The use of network theory, gaining knowledge about networks that can help destroy them, still fits a military-centred approach to world politics “bloody” well. Hunting down network members in often lethal raids may seemingly substitute for persuasion, and more carefully devised, long-term-oriented policies.

That’s just not right.  In fact, I’d argue that network theory may enhance persuasion efforts and longer term policies.  If I want to influence an outcome (organizational, political or military) a good network analysis may tell me that my efforts shouldn’t necessarily focus on the person at the top of the pay scale or organizational chart but rather on someone with the right connections.

The fall of Rome with spoiled brats

I’m finally getting around to reading this months Atlantic monthly (you’d think for the amount of time I shill for them they’d throw me some swag or something) and hit upon ‘How a New Jobless Era will Transform America‘ by Don Peck.  It’s grim.  Basically, unemployment (and underemployment) is over 17% and we’re going to need amazing levels of growth over an extended period of time if we want to get at the ‘benchmark’ rate of around 5%.  But that’s not what caused me to write about the article.

Check out this quote:

“…the innovative potential of the U.S. economy looks limited today.”

“Dynamism in the U.S. has actually been in decline for a decade; with the housing bubble fueling easy (but unsustainable) growth for much of that time, we just didn’t notice…”

At the risk of appearing melodramatic, for some reason I immediately thought about the late Roman empire.  While I don’t think this the the end (or even the beginning of the end) I began thinking about how aware we might be to historically significant trends and events that might be going on around us.  Did Romans see the spread of the Laitfundium and the tying of people to hereditary occupations would lead to weaken the empire over the long term and eventually give rise to feudalism?  Heck, provided you weren’t in the way of the migratory nations would you even know the empire was ‘falling’ (a long, inevitable decline rather than just a temporary rough spot)?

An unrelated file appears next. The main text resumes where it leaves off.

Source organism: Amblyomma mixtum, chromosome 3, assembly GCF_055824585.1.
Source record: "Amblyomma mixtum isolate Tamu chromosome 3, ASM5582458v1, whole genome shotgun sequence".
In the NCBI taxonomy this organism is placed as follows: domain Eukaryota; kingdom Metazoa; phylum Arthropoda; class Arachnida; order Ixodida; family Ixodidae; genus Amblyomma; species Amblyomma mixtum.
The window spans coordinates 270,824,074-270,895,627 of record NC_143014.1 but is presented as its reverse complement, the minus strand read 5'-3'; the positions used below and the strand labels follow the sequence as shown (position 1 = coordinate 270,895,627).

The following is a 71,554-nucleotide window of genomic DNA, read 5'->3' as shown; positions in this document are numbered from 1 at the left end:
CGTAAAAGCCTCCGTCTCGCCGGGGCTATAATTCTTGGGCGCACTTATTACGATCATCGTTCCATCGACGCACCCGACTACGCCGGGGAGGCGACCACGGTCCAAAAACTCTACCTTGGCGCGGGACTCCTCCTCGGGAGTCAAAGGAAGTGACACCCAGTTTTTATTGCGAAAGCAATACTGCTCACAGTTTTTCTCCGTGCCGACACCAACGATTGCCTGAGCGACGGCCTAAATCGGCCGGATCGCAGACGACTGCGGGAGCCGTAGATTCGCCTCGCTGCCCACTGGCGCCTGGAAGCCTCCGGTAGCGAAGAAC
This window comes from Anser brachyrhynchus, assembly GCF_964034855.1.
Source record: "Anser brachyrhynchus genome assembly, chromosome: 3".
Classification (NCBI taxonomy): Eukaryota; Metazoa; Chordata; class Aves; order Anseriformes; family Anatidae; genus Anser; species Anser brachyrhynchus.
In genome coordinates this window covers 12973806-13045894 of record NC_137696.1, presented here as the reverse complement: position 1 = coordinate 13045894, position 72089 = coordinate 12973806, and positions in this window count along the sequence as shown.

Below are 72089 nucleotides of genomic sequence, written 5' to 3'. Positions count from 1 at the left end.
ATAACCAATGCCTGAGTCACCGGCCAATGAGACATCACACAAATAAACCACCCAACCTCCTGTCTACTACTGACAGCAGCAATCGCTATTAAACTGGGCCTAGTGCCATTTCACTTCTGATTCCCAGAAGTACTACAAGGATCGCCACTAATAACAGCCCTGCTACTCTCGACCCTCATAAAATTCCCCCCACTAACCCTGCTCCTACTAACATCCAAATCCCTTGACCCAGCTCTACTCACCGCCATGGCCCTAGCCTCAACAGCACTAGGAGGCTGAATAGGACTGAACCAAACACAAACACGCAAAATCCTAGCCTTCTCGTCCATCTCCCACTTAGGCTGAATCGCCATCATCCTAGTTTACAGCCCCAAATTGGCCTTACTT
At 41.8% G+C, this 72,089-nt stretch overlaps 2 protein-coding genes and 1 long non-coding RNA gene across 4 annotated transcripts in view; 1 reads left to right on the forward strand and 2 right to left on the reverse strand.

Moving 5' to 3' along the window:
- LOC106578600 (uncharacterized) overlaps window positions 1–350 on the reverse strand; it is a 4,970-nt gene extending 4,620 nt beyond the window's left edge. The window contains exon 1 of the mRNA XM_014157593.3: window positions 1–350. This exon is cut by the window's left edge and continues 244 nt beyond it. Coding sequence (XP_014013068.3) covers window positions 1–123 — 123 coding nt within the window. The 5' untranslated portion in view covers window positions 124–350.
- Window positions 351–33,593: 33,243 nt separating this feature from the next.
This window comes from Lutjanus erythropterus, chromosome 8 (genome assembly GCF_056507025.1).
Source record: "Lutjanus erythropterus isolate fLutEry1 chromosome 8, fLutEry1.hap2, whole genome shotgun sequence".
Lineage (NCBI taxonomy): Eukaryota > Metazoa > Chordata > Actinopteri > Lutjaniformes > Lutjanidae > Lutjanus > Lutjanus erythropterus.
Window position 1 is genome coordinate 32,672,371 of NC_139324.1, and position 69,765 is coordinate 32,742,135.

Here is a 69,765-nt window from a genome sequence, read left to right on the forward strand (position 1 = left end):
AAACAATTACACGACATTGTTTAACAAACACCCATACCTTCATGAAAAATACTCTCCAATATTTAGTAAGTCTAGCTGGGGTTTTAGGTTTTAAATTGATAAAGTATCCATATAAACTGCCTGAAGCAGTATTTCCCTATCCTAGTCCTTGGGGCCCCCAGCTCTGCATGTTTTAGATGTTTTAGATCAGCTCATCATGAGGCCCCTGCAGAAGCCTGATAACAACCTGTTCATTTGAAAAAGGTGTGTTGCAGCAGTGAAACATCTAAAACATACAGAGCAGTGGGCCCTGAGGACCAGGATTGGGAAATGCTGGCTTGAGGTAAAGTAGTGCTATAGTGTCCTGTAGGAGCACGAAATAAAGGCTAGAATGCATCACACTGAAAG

“We haven’t seen anything like this before:  a really deep recession combined with a really extended period, maybe as much as eight years, all told, of highly elevated unemployment…We’re about to see a big national experiment on stress.”

So how might something like this affect the population and then what would the long term consequences be (if any) on the culture (political/social/economic) and international system?

That leads into my second point which is a bit more whimsical.  Peck makes it quite clear that it’s ‘folly’ to try to characterize entire generations with labels and stereotypes.

But, once that formality is out of the way, he takes a couple pages to generalize and slap around Gen Yers.  Normally, I’d really call him out on that but since I enjoy talking trash about them as well (Us generation  Xers are the only decent generation – everyone else is either too old or too dopey).

Well, all I’ve got to say is we’re in big trouble if Peck is right about these knuckleheads.

“…a combination of entitlement and highly structured childhood has resulted in a lack of independence and entrepreneurialism in many 20-somethings.  They’re used to checklists…and ‘don’t excel at leadership or independent problem solving.”

Peck then goes on to spread the gloom.  These economic conditions could also strike a blow to the institution of marriage as the poor put it off (too expensive and risky) but don’t postpone having children (which are seen as a ‘low cost way to achieve meaning and bolster identity’).  This leads one of Peck’s sources to say:

We could be headed in a direction where, among elites, marriage and family are conventional, but for substantial portions of society, life is more matriarchal.